It’s the “Community Shield” this weekend. Yet another contender for the award for Most Pointless Match Of The Season. One always assumes that it is, and always has been, the pre-season curtain-raiser between the FA Cup winners and the League champions, but this has only been the case since 1974. Prior to that, it was a much more informal affair. For the first few years of it’s existence, it clung almost charmingly to the idea of professionals and amateurs being distinct from each other. The first match, in 1908, pitted the Football League Champions, Manchester United, against the amateur Southern League Champions, Queens Park Rangers. United were regulars in the first few finals. In 1911, they beat Swindon 8-4. The pros vs amateurs theme continued until 1930, at which point it switched to the format that we are still used to now, of Cup winners against League champions. There were exceptions to this, such as in 1950, when the England World Cup team took on a touring Canadian team. Fat load of good it did them: England, of course, went on to lose against the USA in Belo Horizonte that summer.
Although now a more traditional competition, the Charity Shield was still capable of springing the occasional surprise. In 1963, Everton thrashed Manchester United 4-0. In 1967, Pat Jennings scored directly from a drop-kick for Spurs against Manchester United, and a year later Manchester City put six past West Bromwich Albion. By this time, the match was regularly held at the home of the League champions, but by 1974, it had been overhauled and given a place at Wembley.
The 1974 Charity Shield is probably the most famous Charity Shield of them all. It marked Brian Clough’s first competitive match as Don Revie’s replacement at Leeds, and Bill Shankly’s last in charge of Liverpool. When Clough tried to engage Shankly in a bit of friendly conversation in the tunnel before the match, Shankly famously blanked him. A month later, Clough’s infamous 42 day spell at Elland Road would be over. Most famously of all though, Kevin Keegan and Billy Bremner were both sent off for fighting. It would make for a flurry of news headlines even now, but when one takes into consideration the fact that in the 1970s, it was more or less impossible to get sent off (a fact that made the very existence of the likes of Bremner possible), it was an absolute scandal. Both players received lengthy suspensions. The match finished 1-1, and with the scores level at 5-5 in a penalty shoot-out Leeds sent their goalkeeper David Harvey up to take one. Perhaps unsurprisingly, he punted the ball about twenty yards over the crossbar. Liverpool, spoilsports that they are, chose not to let Ray Clemence have a go: instead, the Footballer Of The Year Ian Callaghan scored to win them the match. Was this the start of Leeds’ long decline? Probably not, but it would be nice to think that it was.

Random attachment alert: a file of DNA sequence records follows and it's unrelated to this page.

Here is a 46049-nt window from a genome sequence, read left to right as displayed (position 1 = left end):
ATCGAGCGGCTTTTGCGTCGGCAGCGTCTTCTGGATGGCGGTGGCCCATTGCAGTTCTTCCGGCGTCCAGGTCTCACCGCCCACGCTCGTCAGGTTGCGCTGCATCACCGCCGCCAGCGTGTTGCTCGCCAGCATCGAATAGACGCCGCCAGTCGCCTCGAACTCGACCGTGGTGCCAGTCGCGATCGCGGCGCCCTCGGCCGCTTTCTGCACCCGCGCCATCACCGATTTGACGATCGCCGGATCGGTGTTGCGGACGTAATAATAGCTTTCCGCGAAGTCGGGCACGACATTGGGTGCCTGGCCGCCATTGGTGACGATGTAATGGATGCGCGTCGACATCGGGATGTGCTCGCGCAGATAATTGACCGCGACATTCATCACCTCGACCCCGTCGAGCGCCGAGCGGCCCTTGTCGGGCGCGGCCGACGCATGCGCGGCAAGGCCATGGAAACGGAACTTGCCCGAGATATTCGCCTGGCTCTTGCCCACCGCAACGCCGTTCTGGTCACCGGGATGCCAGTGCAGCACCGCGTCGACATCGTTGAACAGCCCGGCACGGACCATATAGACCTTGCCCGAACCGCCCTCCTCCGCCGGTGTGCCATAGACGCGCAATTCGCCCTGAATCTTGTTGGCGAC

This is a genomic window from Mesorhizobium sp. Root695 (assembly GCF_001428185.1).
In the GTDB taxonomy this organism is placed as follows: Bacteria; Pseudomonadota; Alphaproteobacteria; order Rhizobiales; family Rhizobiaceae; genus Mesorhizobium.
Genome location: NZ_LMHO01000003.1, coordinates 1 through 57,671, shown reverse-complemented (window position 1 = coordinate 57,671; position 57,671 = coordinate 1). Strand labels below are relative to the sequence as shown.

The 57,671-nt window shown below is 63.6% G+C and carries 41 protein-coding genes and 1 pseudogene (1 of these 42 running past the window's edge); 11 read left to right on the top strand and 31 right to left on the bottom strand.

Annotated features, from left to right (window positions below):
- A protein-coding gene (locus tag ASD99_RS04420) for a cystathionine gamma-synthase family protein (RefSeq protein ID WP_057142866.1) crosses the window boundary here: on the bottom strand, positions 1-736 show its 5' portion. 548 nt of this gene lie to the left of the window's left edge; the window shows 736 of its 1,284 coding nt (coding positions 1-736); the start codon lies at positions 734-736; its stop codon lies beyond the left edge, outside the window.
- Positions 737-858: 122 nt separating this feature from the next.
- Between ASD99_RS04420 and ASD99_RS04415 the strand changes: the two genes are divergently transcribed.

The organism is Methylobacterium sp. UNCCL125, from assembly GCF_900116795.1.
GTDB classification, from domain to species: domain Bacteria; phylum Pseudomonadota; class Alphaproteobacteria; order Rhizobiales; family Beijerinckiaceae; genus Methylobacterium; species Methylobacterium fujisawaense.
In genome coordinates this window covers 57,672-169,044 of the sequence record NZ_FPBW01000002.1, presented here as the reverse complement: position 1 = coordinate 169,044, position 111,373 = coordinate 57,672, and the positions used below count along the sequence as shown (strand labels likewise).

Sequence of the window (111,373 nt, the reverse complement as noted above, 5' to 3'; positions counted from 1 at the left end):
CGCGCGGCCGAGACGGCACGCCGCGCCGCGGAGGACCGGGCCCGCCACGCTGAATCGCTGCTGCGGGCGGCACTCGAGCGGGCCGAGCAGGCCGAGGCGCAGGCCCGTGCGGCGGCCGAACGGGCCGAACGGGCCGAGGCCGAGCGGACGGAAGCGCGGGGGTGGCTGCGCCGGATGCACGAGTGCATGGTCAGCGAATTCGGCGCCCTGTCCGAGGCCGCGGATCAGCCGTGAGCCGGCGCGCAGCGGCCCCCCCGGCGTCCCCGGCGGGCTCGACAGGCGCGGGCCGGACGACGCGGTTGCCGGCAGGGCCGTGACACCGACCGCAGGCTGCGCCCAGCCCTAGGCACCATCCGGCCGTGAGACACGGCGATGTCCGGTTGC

The FA’s website glosses neatly over the changing of its name to the “Community Shield”, by describing it as “re-branding”. The truth – that it was discovered that none of the money raised by it had been going to charity for some time – was presumably a little hard to stomach. This Sunday will probably see Chelsea and Liverpool going at each other for 120 minutes, with the losers declaring afterwards that “it doesn’t really matter anyway”. Considering the way Chelsea have played in their last two or three friendlies, they might be more likely to be pedalling the excuses come Sunday tea-time. Like many of these lesser trophies, the “Community” Shield could probably do with some sprucing up, so here are five quick suggestions to make it a bit more exciting:
1. Call it the “Charity Shield” again, and give all of the money raised from it (TV money, gate receipts, a proportion of the players’ wages for that week, Craig Bellamy’s bar tab – it would easily make seven figures) to charity. Radical, huh?
2. Draw two teams from outside the top six in the Premiership and the First Division at random to play in it.
3. (And this is the cunning bit) Offer the winners the following year’s Intertoto Cup place.
4. Use it to experiment with “controversial” rule changes: video referees, taking off a player per team in extra-time every five minutes, buzzers inside the goals, remote-controlled robot players operated by Jimmy Hill & Jimmy Saville – you know the sort of thing.
5. No fireworks, streamers or podiums made of balsa wood. Just a marching band. Ooh, and they could cover the pitch in sawdust, like they used to when the League Cup final used to be held a week or so after The Horse Of The Year Show.
See, the trouble is… I’m too damn radical to ever get a job working for the FA.